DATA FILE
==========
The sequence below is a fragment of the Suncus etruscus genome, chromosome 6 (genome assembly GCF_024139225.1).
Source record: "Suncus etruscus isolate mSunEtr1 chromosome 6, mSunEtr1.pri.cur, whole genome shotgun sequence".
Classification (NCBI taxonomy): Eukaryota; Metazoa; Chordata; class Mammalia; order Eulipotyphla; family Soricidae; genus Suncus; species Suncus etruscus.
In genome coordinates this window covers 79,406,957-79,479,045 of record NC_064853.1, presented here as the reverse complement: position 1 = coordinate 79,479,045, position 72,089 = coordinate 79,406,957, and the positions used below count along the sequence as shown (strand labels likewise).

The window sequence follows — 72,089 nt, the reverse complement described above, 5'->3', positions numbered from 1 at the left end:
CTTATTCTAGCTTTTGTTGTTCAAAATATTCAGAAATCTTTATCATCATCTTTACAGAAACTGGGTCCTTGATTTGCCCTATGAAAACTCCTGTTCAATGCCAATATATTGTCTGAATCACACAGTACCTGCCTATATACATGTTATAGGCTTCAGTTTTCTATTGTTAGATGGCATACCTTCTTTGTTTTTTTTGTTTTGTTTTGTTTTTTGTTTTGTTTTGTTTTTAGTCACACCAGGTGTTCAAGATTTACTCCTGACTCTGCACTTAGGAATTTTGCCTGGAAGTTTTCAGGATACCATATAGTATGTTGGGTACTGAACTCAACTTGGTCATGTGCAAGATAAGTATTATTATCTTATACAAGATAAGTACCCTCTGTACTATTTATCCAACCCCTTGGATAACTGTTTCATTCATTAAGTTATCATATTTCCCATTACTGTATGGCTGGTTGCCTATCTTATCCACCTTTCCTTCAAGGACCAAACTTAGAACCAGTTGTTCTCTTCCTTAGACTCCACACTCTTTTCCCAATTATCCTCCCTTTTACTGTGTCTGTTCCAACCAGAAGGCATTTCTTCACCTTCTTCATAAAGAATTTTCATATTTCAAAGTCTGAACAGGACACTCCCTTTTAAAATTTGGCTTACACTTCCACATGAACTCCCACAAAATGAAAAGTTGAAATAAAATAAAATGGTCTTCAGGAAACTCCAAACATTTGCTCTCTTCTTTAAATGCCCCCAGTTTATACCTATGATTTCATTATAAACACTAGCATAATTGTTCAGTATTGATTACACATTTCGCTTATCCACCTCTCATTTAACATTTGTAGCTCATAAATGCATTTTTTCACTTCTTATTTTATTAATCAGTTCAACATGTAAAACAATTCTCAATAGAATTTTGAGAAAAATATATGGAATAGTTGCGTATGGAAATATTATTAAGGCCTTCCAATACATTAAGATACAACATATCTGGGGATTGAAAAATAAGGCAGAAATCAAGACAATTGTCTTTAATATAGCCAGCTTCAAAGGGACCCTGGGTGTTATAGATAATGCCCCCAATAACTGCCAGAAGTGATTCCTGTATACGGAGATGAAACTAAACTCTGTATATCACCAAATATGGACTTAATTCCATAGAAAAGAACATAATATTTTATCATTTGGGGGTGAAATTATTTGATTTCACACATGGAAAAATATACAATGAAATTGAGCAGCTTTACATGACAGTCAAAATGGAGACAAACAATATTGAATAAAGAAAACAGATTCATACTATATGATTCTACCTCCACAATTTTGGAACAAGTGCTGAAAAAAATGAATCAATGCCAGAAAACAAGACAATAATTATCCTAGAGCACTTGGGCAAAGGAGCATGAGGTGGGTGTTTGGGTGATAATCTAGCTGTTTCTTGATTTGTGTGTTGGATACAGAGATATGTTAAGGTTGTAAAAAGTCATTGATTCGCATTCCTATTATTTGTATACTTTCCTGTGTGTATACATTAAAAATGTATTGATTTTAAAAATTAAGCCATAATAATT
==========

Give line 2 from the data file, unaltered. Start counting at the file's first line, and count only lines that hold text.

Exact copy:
Source record: "Suncus etruscus isolate mSunEtr1 chromosome 6, mSunEtr1.pri.cur, whole genome shotgun sequence".